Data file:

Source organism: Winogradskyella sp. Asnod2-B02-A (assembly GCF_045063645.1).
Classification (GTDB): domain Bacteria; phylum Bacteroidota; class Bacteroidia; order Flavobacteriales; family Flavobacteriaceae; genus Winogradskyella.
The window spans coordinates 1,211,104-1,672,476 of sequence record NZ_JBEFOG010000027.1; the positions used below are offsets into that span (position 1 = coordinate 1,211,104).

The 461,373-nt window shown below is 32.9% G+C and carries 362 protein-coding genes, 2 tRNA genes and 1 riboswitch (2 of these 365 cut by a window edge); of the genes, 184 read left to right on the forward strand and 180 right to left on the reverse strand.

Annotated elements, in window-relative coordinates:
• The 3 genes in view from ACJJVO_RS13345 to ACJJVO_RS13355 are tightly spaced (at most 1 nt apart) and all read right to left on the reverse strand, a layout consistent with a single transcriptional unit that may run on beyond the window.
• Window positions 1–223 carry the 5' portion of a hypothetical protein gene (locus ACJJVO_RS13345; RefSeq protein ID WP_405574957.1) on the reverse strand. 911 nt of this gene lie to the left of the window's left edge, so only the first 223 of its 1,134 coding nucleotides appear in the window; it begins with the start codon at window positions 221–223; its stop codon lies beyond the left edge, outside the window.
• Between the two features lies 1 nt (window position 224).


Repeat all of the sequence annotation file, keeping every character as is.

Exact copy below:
Source organism: Winogradskyella sp. Asnod2-B02-A (assembly GCF_045063645.1).
Classification (GTDB): domain Bacteria; phylum Bacteroidota; class Bacteroidia; order Flavobacteriales; family Flavobacteriaceae; genus Winogradskyella.
The window spans coordinates 1,211,104-1,672,476 of sequence record NZ_JBEFOG010000027.1; the positions used below are offsets into that span (position 1 = coordinate 1,211,104).

The 461,373-nt window shown below is 32.9% G+C and carries 362 protein-coding genes, 2 tRNA genes and 1 riboswitch (2 of these 365 cut by a window edge); of the genes, 184 read left to right on the forward strand and 180 right to left on the reverse strand.

Annotated elements, in window-relative coordinates:
• The 3 genes in view from ACJJVO_RS13345 to ACJJVO_RS13355 are tightly spaced (at most 1 nt apart) and all read right to left on the reverse strand, a layout consistent with a single transcriptional unit that may run on beyond the window.
• Window positions 1–223 carry the 5' portion of a hypothetical protein gene (locus ACJJVO_RS13345; RefSeq protein ID WP_405574957.1) on the reverse strand. 911 nt of this gene lie to the left of the window's left edge, so only the first 223 of its 1,134 coding nucleotides appear in the window; it begins with the start codon at window positions 221–223; its stop codon lies beyond the left edge, outside the window.
• Between the two features lies 1 nt (window position 224).